Dwarf in the Playground
     
    Goblin

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    Maupertuis

    Default Re: My webcomic "Thieves can't"

    I liked the little campaign ideas. It's fun to read a tabletop gaming webcomic whose creators still play tabletop games.

  10. - Top - End - #160
    Titan in the Playground
     
    Max_Killjoy's Avatar

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    It is one thing to suspend your disbelief. It is another thing entirely to hang it by the neck until dead.

    Verisimilitude -- n, the appearance or semblance of truth, likelihood, or probability.

    The concern is not realism in speculative fiction, but rather the sense that a setting or story could be real, fostered by internal consistency and coherence.

    The Worldbuilding Forum -- where realities are born.

  11. - Top - End - #161
    Dwarf in the Playground
     
    Goblin

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    Default Re: My webcomic "Thieves can't"

    Like somebody in the comments section said: "What’s the point of having access to a stat block for a tyrannosaurus zombie if you’re not going to use it?"

  12. - Top - End - #162
    Bugbear in the Playground
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    Default Re: My webcomic "Thieves can't"

    I mean, that's a good point. If someone already did the work of making stats for this creature, surely it would be rude not to use it, right?

  13. - Top - End - #163
    Dwarf in the Playground
     
    Goblin

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    Default Re: My webcomic "Thieves can't"

    I found the latest comic's blog entry interesting:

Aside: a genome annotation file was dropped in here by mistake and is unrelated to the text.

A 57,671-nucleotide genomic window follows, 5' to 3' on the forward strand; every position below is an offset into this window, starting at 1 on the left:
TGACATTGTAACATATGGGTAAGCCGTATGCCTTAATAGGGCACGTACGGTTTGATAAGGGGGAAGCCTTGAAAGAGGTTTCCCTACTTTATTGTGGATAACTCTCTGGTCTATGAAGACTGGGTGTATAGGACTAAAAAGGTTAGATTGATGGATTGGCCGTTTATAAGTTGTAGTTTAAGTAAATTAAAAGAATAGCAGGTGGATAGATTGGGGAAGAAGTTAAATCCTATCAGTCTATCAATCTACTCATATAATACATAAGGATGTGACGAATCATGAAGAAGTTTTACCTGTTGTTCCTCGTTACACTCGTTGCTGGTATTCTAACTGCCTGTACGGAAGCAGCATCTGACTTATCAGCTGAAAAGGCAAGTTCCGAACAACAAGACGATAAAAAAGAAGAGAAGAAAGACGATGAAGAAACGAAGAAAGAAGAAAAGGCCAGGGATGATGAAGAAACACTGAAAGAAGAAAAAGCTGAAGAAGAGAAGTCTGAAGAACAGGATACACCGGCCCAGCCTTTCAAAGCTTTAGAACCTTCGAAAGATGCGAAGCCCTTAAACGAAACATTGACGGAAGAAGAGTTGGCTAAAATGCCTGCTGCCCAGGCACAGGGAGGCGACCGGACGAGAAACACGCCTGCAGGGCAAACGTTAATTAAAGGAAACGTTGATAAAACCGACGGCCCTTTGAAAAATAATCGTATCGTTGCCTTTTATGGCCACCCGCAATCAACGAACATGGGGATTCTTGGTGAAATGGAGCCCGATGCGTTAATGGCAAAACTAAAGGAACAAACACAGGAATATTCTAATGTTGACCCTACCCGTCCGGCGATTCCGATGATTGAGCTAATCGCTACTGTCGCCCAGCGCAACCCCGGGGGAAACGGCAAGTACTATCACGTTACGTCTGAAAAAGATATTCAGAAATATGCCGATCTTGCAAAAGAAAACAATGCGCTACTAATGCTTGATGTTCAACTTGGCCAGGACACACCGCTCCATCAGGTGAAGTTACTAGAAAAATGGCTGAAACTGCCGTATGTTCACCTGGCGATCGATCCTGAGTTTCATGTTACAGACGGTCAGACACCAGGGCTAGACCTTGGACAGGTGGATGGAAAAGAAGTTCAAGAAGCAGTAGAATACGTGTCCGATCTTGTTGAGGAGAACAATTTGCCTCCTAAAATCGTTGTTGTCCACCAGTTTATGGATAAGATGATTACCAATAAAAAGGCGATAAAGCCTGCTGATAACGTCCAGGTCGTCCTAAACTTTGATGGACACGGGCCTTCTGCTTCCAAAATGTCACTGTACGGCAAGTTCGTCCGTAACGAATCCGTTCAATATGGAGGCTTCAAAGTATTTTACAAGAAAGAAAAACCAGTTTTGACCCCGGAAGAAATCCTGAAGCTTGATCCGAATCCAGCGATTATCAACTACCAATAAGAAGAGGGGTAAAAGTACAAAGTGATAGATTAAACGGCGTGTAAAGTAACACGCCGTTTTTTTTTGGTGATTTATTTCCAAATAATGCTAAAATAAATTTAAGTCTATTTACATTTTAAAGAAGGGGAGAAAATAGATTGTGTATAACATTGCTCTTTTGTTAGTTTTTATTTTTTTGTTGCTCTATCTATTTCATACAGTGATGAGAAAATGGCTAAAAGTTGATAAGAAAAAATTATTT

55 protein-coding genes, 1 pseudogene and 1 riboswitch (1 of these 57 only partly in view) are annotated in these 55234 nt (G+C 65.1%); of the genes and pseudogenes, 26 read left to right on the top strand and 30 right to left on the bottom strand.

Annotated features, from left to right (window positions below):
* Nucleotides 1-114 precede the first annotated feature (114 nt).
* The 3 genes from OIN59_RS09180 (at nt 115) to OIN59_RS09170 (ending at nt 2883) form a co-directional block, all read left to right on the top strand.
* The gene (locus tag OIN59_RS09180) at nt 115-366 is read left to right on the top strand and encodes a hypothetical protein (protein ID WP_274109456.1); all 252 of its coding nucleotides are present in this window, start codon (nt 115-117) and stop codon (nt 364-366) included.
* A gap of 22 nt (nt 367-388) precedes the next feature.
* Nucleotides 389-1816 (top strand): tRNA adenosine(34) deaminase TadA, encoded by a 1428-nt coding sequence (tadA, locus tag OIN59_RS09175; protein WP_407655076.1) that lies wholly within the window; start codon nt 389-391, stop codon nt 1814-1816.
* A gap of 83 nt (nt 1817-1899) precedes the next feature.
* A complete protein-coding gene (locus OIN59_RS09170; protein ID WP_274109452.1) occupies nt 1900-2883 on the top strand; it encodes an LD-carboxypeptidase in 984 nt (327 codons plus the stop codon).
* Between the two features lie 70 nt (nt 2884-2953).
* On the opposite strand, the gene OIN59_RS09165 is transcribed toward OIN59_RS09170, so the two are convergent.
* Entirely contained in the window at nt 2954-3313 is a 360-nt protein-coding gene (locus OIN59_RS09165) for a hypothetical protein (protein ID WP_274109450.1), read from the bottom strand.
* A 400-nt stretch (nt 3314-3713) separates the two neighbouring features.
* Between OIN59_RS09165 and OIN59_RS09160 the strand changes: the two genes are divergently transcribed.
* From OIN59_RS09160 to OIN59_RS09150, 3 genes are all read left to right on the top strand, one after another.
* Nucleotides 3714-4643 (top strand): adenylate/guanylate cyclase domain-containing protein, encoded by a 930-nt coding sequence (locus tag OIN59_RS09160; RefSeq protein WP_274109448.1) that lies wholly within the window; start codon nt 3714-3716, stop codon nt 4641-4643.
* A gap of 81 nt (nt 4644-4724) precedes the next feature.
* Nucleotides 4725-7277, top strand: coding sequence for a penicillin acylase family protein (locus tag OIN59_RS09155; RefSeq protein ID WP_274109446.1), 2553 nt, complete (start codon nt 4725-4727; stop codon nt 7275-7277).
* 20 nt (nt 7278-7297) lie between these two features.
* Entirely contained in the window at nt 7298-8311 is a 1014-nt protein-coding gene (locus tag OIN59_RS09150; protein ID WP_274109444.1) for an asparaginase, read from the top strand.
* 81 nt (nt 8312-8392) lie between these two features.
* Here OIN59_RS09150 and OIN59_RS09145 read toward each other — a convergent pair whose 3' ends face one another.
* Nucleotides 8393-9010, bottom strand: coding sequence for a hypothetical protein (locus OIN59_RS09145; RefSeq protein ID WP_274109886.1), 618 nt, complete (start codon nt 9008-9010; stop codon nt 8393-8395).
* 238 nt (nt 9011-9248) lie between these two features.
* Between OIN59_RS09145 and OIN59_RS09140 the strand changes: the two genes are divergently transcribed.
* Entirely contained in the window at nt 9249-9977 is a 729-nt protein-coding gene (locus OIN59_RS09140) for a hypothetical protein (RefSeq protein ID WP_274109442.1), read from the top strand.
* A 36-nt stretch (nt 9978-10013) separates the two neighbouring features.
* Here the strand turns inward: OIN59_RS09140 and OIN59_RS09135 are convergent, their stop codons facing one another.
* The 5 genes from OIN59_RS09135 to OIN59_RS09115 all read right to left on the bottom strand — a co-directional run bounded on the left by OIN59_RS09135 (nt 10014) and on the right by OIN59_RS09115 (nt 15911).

I want to add to this my “Three Step” rule, because I tend to have the environment have the occasionally lethal challenge in it. (I say “my,” but I’ve been playing this game for ages and consuming content on how to DM it for just as long; I almost certainly read or heard this somewhere else, but the original source is far receded into the fog of time for me.)

    The three step rule is easy. In it, players fail three times to reach the really bad consequences, but succeed once to proceed. I don’t use it for everything – just where the stakes are much, much higher than normal. I do it for two reasons — it mitigates “save or suck” mechanics, like turning to stone, but it also ramps up the excitement of tense moments.

    For example, suppose an ogre shoves a rogue over the edge of a cliff. Suddenly we’re making dex saving throws, but those dex saving throws are really death saves in disguise, because I know, as the DM, that the fall is too high to reasonably survive.

    Our rogue fails the first dex save. He falls over the edge of the cliff and the ogre laughs. But! He was just quick enough and just wily enough to grab out to the cliff’s edge with one hand. (For the best effect, ask the player if they have a reaction. They tend to do their best thinking when their entire character sheet is on the line.)

    He’s now prone, mechanically speaking, but the way we’re expressing in the game narrative is that he’s hanging onto the edge of the cliff by one hand. He can make a new dex save at the start of his turn. If he succeeds, he pulls himself up. If he fails, his hand slips and (for example) he lands painfully on a small outcropping of unstable rock. He’s one check away from getting himself out of the situation, but also one failed save away from taking all that gygaxian fall damage. In the meantime, the ogre and the rest of the party are doing stuff — possibly saving him or dropping rocks on his head.

    However the next bit plays out, it’s far more memorable than simply vanishing over the edge of a cliff and splatting on the rocks below, and the death (if it happens) feels more fair, even though you actually stacked the deck in the players’ favor.

    You can use this in a lot of places, and can use it to create consequences with more gradation in them than life or death. Failed stealth check that seems like the only outcome would be to wake up a dragon? The player’s character crunches the rocks and the dragon stirs to yawn — repeat the check. Fail again? The dragon starts looking around suspiciously. What do you do? Fail a third time? Initiative! Save? The dragon is awake and alert now, but doesn’t see you.

    So next time you’re dealing with a save or suck mechanic, consider dividing it into three saves next time. Three saves to fail, one check to recover.
    I think this is a consistent quirk of human psychology. Failure has more emotional weight than success. So in a situation where failure and success are equally likely, the experience will on the whole be negative, as the failures outweigh the equal number of successes.